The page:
One of the greatest challenges that society faces is the growing proportion elderly in the population. In the near future, a larger proportion of people are going to be pensioners and demand a larger share of medical care. At the same time, fewer are going to work, pay tax and have the possibility of taking care of the elderly.
The strong research environment consists of the research programme Ageing and Living Conditions. Here researchers are working to find ways to understand and handle this set of problems. Researchers from different subjects within humanities, medicine and social science are part of this environment. Together they are trying to answer questions such as: Why is it that some people are healthy and active late into life while others quickly become sick and weak? How does the professional life affect a person’s life as a pensioner? Which factors make a person have a “successful” ageing? What characterises successful ageing?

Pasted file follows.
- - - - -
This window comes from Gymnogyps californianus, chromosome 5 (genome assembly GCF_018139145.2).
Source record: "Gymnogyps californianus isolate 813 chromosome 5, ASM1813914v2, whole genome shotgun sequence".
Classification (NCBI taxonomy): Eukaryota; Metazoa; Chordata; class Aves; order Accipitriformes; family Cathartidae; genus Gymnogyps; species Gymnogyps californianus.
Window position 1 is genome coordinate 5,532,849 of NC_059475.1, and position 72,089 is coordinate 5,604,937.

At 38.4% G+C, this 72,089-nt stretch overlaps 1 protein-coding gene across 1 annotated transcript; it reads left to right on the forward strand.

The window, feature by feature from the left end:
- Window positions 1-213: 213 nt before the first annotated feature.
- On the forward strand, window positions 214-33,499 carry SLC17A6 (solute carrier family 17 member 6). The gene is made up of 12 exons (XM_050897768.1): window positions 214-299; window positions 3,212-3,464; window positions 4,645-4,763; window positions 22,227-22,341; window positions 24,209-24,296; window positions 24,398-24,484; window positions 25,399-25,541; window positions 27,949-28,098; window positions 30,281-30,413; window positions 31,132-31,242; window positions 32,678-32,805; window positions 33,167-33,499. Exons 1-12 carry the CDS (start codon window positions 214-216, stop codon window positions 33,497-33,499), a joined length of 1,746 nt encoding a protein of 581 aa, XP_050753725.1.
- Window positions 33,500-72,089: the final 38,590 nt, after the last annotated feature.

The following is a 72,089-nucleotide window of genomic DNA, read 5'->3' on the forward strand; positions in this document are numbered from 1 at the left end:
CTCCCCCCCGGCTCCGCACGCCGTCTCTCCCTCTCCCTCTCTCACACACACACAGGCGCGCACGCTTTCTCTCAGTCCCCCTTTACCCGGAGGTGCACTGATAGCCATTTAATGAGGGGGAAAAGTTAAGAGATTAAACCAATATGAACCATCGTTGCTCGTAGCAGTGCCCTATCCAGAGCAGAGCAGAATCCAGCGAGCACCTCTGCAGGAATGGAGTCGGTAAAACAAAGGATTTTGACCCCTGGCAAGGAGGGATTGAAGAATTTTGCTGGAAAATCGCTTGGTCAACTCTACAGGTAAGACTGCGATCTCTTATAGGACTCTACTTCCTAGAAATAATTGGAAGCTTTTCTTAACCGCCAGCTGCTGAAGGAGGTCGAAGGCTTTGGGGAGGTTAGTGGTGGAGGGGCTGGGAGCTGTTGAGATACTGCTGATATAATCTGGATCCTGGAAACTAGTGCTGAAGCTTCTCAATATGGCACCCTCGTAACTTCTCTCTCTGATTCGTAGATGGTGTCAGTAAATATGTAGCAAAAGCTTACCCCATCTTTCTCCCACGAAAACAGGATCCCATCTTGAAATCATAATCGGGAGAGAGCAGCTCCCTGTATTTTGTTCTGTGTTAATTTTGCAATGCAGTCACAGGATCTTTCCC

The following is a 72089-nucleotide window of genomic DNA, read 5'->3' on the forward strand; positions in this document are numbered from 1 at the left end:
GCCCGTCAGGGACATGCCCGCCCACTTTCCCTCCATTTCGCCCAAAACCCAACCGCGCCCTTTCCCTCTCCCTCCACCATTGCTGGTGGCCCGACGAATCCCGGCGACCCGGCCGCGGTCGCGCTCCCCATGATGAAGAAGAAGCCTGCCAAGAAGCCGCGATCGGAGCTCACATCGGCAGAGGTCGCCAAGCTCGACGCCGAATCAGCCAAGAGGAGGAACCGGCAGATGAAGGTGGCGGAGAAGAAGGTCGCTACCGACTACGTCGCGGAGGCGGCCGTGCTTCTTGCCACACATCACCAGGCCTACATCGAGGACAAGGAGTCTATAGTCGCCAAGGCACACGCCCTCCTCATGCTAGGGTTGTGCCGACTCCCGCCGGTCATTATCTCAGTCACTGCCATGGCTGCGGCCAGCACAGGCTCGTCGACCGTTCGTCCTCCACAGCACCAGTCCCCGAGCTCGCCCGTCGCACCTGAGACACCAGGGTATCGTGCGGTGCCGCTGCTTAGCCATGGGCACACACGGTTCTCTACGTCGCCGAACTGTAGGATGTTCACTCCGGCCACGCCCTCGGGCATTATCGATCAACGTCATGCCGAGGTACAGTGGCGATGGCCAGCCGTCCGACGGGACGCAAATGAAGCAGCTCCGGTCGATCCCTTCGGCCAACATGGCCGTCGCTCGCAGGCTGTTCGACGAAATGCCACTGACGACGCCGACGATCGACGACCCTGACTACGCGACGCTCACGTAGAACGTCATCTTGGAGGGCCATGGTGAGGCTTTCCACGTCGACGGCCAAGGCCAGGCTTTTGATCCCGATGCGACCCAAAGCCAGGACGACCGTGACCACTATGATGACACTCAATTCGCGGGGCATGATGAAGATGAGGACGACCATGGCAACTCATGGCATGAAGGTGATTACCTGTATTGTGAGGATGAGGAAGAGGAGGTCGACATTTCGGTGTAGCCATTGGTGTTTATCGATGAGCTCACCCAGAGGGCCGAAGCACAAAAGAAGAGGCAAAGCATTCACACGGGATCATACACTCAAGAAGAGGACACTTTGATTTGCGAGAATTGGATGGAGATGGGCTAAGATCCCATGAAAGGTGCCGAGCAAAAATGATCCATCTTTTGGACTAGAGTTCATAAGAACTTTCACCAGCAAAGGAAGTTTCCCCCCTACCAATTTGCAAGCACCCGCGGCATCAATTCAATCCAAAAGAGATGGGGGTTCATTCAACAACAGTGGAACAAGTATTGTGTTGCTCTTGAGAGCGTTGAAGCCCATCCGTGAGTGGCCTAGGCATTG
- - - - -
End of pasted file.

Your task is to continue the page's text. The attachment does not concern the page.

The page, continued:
The researchers have access to some of the most detailed databases in the world. One of them is the unique Linnaeus database. It connects four existing databases together, and it means that researchers can study data about health, accommodation, lifestyle, memory, family relationships and work in an entirely new way. They can follow people during a long period and see how different factors in a person’s life affect each other. The environment is closely linked to the Demographic database at Umeå University where, among other things, data can be retrieved from Swedish church records about people’s living conditions from the 17oos and onwards. Ageing and Living Conditions (ALC) received one of the Swedish Research Council’s Linnaeus Grants, and is a close collaborator with a series of international researchers environments, among others, the Max Planck Institute in Berlin and Harvard University in the USA.